Opening credits. That Bo thing doesn't get any less funny. Commercials. Why can't Catherine Zeta-Jones-Douglas come and freeze time for me? Why not, dammit?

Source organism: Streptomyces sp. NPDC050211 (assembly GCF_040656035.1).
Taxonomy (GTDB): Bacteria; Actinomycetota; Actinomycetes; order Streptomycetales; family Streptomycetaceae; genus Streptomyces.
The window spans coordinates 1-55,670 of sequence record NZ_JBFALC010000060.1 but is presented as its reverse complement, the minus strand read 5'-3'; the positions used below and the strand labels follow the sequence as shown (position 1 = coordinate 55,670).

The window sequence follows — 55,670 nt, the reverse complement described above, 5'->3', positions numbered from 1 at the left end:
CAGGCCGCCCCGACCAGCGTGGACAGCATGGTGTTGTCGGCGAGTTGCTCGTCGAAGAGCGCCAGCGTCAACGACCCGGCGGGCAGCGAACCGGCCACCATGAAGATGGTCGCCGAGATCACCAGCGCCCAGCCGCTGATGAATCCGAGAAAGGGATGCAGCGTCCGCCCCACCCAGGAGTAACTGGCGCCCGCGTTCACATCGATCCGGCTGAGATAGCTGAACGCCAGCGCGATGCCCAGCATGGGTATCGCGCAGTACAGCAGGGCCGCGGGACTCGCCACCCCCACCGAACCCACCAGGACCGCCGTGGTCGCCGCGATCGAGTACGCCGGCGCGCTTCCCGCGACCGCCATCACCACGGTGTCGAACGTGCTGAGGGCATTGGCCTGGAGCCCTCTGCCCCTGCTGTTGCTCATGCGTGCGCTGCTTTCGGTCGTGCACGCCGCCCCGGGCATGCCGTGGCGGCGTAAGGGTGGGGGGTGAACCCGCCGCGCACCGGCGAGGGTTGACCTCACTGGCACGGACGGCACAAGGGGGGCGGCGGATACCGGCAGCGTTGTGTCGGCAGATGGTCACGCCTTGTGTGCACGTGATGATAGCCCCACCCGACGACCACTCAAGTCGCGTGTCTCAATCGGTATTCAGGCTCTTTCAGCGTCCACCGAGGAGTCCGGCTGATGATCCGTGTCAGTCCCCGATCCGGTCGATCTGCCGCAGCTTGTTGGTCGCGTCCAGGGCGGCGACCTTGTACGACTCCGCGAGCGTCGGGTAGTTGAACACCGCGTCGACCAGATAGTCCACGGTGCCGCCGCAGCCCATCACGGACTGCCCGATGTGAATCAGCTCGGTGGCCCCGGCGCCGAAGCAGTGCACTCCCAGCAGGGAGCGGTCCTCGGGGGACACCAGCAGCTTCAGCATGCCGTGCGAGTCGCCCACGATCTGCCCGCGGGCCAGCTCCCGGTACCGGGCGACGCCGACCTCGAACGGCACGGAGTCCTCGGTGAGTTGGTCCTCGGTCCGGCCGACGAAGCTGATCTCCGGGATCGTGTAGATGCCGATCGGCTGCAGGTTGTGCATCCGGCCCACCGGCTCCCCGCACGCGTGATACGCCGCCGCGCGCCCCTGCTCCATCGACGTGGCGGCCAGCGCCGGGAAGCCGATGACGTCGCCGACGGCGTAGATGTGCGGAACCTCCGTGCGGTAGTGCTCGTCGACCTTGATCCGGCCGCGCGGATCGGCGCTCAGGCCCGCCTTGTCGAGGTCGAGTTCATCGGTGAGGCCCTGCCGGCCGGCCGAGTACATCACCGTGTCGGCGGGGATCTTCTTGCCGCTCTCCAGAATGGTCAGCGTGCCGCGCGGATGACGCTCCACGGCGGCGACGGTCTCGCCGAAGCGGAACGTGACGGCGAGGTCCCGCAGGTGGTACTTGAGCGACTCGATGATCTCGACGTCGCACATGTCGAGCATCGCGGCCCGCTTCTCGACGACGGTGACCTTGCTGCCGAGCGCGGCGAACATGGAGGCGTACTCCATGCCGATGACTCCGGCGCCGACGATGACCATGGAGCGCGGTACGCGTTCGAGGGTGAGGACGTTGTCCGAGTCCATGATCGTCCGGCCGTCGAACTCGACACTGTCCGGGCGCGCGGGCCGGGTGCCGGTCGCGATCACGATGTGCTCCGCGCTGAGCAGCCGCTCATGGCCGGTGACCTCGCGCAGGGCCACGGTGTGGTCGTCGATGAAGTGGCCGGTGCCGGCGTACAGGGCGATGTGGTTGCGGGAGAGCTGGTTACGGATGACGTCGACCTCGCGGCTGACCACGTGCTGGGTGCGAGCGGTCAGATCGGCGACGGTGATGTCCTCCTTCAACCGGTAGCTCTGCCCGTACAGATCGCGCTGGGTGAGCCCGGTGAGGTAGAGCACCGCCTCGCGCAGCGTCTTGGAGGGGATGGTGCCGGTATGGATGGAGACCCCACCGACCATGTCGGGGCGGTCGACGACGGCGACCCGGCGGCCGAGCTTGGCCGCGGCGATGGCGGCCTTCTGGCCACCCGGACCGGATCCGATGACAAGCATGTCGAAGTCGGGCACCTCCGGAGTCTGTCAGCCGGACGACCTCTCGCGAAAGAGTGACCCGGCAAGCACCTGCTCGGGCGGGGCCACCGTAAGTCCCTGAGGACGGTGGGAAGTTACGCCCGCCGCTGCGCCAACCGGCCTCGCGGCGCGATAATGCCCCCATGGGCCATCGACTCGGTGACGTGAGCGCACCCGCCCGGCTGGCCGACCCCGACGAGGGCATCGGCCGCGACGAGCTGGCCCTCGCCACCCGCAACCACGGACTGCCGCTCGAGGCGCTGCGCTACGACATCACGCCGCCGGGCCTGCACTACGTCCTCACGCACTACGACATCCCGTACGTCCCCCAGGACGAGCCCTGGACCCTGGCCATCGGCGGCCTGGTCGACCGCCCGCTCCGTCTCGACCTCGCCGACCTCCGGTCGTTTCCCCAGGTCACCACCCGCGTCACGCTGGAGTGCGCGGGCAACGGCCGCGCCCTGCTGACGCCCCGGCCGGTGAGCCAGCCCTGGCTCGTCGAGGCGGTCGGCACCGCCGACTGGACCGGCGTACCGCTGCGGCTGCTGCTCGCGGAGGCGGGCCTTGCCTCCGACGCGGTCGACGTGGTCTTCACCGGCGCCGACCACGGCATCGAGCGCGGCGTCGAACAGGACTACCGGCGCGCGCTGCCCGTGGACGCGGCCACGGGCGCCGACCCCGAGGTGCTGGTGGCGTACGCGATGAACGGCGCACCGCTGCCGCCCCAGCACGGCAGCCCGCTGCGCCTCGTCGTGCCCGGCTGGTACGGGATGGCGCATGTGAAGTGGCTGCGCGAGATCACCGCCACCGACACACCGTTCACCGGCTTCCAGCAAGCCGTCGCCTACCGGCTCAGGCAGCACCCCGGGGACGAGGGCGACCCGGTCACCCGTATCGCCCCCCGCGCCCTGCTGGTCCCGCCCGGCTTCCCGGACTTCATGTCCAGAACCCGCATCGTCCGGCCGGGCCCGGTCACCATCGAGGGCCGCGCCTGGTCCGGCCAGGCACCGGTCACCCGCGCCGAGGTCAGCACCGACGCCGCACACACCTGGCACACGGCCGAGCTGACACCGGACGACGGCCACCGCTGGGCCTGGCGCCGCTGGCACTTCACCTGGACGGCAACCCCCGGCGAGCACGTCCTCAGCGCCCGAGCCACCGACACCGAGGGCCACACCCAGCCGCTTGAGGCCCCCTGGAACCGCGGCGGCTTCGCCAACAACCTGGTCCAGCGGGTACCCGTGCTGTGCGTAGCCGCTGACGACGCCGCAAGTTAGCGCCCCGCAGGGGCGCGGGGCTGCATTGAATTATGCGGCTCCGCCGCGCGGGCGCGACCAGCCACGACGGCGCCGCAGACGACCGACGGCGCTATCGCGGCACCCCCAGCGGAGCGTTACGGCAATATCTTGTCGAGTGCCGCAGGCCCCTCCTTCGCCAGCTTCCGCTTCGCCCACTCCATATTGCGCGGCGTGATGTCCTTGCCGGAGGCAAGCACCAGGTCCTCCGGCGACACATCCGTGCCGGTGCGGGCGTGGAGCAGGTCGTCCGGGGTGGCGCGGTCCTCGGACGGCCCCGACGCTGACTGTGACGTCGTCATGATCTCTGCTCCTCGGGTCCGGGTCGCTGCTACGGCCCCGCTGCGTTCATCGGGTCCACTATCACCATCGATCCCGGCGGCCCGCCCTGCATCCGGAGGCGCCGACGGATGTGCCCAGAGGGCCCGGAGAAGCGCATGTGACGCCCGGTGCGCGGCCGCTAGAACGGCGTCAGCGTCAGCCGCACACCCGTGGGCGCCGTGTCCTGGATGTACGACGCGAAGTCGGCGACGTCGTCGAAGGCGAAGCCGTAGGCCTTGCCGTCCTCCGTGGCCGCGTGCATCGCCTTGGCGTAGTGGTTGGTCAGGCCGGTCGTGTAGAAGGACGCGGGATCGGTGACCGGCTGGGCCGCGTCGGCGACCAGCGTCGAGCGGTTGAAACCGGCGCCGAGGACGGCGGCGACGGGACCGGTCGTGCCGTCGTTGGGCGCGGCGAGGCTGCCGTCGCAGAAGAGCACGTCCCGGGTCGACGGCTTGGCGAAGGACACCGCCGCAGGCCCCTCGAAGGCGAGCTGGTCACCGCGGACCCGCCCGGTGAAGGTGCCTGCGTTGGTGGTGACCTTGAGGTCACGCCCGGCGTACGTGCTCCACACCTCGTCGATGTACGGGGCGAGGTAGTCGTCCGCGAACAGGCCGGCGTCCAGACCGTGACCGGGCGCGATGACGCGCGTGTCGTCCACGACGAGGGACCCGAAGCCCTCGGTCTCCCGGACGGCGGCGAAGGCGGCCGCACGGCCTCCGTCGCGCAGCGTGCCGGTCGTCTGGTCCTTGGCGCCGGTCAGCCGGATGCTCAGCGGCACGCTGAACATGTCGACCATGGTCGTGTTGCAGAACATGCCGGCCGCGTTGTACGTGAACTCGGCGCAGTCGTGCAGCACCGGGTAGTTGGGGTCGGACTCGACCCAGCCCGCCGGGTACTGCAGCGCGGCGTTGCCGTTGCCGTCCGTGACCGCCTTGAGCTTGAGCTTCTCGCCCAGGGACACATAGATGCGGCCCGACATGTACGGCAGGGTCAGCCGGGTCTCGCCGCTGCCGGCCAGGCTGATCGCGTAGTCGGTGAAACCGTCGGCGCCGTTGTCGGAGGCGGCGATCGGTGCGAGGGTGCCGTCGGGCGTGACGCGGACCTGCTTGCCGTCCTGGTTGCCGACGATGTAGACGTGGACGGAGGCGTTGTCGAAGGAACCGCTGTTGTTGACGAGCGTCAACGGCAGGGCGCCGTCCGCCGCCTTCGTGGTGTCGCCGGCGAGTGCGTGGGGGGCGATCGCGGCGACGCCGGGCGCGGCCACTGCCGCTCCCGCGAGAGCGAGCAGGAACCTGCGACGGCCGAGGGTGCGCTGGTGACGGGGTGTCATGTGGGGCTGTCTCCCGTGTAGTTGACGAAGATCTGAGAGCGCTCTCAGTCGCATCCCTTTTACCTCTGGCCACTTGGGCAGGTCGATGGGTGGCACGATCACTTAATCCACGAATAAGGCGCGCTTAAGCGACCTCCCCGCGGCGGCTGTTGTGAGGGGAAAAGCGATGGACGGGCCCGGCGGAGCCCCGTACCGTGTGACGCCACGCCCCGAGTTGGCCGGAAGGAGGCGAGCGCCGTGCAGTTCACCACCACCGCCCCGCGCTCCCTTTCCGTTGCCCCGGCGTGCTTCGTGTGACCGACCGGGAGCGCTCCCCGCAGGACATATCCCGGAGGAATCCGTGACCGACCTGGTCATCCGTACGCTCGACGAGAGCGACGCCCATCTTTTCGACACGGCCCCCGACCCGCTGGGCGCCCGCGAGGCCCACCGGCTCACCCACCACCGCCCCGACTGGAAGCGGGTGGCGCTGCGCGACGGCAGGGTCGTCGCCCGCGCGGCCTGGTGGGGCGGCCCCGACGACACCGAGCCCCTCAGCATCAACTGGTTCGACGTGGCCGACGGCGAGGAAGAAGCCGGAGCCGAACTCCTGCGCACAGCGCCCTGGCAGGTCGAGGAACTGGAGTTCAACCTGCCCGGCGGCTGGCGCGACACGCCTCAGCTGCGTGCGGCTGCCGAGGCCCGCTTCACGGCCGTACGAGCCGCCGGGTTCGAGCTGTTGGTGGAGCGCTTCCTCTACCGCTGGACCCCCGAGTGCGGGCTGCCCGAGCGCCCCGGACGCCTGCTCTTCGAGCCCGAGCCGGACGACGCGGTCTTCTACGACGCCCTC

A tree! A high-school building! For one brief moment, the alt-crap music I'm hearing sounds like Adam Ant's "Goody Two Shoes," and I get all excited, but then it's just alt-crap and the world shifts back into focus. We hear Chloe telling Lana that the sentiment of the poetic note Lana found is nice, but that the graveyard setting makes it a little "Amityville." Because it's outdoors and not in a house and in Kansas and not New York? Yes, I see the parallels, Chloe. The poem she's holding is twelve lines with lots of cursive scripts and words like "Beneath" and "upon" and "ravishing." I'd transcribe it in whole, but I'm afraid that doing so will unlock its evil and kill me, just like in that Ring movie. So if you're that curious, you can read it on DVD a few years from now. Lana says it's kind of romantic and that she hasn't gotten a love letter since third grade. Except the ones Jocko sent when he went to join the Marines, right? How quickly the show forgets. Pete is along, too, to inject a line here or there. Lana says that love letters are a lost art. Chloe says they're not; she intercepted a note going from a football player to a cheerleader. It said, "Be ready for the team." Then the cheesy '70s music started playing. Pete asks who Lana thinks wrote it. She has no idea.